At last, it seems that the COVID 19 outbreak in Victoria is coming under control with under 200 new cases reported on most days now. The number of Health Care Worker (HCW) infections is also coming down (down to 476 active cases as at 24 August). There has been recent confirmation that the majority of HCW infections are occupationally acquired with workers in Aged Care being at the relatively highest risk.

The outbreak in Victoria provides important lessons for Tasmania, including the need to:

  • Plan for outbreaks by identifying experts and ensuring their availability
  • Ensure unnecessary bureaucratic barriers are managed e.g. sorting out Federal vs State responsibilities in Aged care
  • Mobilise GP resources and co-ordinate Public and Private services
  • Appoint a multi-agency Task Force to co-ordinate Aged Care response and adopt a risk assessment approach in high-risk environments
  • Develop Health Care Workforce plans to address shortages and other stress secondary to physical and mental/emotional exhaustion
  • Avoid “blaming” community for spreading virus/ not complying with advice and restrictions.
  • Preserve Trauma units (staff and beds) and increase mental health capacity.
  • Develop industry specific educational materials with clear consistent messaging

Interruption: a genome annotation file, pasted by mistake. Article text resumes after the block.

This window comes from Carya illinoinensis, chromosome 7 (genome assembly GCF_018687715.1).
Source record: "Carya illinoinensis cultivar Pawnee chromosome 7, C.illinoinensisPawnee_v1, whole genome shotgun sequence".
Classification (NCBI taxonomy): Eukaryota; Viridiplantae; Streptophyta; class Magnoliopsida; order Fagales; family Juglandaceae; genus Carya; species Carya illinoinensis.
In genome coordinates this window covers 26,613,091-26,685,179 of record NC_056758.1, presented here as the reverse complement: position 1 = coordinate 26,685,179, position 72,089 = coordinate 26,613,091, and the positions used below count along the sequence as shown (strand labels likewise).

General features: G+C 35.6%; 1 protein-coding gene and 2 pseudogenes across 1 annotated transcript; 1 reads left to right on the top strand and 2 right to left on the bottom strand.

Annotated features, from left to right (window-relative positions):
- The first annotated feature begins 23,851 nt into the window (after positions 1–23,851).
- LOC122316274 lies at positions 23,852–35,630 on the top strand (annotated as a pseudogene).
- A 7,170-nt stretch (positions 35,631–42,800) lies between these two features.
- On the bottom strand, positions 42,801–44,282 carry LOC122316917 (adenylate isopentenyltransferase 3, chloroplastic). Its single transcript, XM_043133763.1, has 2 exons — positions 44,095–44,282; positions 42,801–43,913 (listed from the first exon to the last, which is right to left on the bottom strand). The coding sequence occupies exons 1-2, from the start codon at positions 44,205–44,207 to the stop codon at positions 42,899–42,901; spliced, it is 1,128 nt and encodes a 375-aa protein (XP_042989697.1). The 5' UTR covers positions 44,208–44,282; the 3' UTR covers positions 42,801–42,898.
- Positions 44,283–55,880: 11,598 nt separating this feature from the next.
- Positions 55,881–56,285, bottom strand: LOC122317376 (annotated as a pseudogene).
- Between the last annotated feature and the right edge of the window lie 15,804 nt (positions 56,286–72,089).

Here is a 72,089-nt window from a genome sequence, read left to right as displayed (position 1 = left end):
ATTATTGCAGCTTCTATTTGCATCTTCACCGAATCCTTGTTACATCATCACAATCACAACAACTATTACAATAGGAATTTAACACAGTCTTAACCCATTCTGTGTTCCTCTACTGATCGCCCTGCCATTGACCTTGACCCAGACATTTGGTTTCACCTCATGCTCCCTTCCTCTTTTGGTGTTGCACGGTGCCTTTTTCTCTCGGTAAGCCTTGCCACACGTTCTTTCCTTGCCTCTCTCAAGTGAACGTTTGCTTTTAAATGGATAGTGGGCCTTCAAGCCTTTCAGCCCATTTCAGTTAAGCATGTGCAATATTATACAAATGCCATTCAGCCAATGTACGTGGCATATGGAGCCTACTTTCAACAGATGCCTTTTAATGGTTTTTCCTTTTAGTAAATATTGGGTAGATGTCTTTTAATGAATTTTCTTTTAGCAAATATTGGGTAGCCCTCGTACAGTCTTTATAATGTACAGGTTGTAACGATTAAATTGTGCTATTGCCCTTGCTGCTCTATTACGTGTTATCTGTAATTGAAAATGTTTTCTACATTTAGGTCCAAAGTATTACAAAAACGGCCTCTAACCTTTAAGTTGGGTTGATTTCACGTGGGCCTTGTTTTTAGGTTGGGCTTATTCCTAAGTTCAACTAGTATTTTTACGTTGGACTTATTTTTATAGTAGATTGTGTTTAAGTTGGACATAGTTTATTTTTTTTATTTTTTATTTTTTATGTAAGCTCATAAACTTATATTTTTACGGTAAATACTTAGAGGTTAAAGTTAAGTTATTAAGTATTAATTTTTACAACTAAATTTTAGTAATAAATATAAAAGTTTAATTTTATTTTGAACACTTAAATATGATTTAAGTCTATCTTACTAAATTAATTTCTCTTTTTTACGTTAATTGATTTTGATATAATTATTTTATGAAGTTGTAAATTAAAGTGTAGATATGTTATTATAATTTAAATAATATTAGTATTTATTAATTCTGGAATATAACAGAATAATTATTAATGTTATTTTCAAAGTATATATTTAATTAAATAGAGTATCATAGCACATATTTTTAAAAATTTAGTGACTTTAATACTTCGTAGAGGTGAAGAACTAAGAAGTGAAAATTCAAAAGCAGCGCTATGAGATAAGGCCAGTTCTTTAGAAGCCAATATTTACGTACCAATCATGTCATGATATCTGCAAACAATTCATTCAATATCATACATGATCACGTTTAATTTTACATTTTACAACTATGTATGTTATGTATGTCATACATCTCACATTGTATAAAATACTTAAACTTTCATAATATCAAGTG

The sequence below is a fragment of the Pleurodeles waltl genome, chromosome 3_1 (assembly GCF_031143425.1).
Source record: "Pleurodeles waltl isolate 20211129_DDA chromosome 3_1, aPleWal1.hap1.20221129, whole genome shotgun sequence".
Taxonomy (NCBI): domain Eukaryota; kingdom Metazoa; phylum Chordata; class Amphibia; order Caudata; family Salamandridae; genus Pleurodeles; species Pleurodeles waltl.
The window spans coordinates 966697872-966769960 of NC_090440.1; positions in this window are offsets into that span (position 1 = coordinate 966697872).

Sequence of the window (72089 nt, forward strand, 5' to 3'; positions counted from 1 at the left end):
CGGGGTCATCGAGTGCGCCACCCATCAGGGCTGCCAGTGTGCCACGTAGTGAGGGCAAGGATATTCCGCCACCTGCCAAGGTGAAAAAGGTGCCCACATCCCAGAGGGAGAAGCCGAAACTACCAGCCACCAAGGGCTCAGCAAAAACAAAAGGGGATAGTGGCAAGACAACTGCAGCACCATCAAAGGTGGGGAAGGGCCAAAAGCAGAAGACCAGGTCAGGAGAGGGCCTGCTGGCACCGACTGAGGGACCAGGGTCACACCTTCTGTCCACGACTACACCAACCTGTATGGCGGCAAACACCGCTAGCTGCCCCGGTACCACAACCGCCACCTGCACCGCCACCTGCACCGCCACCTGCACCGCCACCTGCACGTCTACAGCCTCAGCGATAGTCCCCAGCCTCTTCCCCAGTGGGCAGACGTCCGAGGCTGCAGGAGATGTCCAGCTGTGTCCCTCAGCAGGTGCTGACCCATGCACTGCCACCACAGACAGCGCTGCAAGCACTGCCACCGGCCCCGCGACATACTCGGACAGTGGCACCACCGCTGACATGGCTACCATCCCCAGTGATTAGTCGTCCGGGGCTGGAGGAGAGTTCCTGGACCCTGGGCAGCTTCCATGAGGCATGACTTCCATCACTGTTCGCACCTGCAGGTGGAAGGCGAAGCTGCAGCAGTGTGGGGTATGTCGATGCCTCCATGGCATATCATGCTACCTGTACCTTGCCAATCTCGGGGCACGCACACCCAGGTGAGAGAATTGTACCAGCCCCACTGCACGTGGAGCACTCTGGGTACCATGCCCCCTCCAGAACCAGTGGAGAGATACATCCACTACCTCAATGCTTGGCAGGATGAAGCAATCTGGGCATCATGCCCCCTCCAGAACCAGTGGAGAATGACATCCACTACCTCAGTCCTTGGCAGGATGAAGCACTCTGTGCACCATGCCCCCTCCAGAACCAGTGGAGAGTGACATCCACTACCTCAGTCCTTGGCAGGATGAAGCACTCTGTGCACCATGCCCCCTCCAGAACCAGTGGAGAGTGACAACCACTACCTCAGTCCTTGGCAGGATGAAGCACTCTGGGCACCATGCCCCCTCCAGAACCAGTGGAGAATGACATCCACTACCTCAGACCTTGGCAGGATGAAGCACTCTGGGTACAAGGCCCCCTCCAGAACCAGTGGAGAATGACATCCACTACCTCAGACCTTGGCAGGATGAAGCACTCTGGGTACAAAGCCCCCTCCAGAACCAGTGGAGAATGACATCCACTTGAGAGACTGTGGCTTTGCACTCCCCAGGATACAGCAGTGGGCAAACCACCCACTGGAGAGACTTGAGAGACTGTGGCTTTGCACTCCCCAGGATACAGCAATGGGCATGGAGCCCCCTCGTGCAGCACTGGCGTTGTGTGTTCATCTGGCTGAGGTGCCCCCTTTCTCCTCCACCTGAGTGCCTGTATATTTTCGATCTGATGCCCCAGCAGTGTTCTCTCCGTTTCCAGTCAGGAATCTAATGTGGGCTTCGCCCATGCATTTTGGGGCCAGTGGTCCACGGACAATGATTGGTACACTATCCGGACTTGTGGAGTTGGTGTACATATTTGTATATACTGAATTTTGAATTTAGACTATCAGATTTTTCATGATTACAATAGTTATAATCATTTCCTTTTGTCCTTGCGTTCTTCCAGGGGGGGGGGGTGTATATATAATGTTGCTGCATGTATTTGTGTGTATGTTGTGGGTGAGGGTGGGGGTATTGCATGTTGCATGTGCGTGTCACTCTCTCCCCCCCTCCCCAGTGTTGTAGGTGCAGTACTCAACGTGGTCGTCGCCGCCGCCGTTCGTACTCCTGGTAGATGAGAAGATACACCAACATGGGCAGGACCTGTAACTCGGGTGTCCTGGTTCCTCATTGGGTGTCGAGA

• Use a precautionary approach for PPE advice for HCW and all essential/front-line workers

TFOM has written to the Tasmanian Premier, Mr Peter Gutwein to reinforce the need for a WHS approach to managing COVID-19 risk. Both The Tasmanian Health  and Justice Departments have important roles in Public Health and Workplace Health & Safety as a component of an “All of Government” approach. The private sector also needs to be involved.

TFOM has highlighted the potential effects on Tasmania’s HCW’s and associated risks to Tasmania’s Workers Compensation Scheme.

Our president, Dr Barry Gilbert has been invited to participate in the upcoming WorkCover Medical Advisory Panel meeting scheduled for 01 September, where he will reinforce the following priorities:

  • Mandatory reporting of occupationally acquired COVID19 infections
  • Acceptance that prevention of occupationally acquired infection requires application of accepted Workplace Health & Safety (WHS) principles, including use of the “hierarchy of controls”
  • A precautionary approach to PPE with adoption of P2 / N95 as the minimum standard for protection of potentially exposed workers
  • Engagement with workers about risk and outbreak management
  • Educational efforts to promote a “mask-wearing” culture amongst the general public in response to evidence of community transmission

TFOM plans to approach high risk employers about appropriate planning so they can be prepared should COVID-19 recur as a threat to the Tasmanian Community.

The following organisations in Tasmania have Occupational Medicine Expertise that might be useful to employers:

Gilbert Consulting Tasmania –

Hobart Occupational Medicine –

Sonic Healthcare –

Tasmanian Occupational & Environmental Medicine – Contact Dr Dale 62346376

Work Fit Tasmania – Contact Dr Ernst on 63317711

I hope there will be another Newsletter in early September given the rapidly evolving situation with COVID-19.

Peter Sharman

Secretary & Newsletter Editor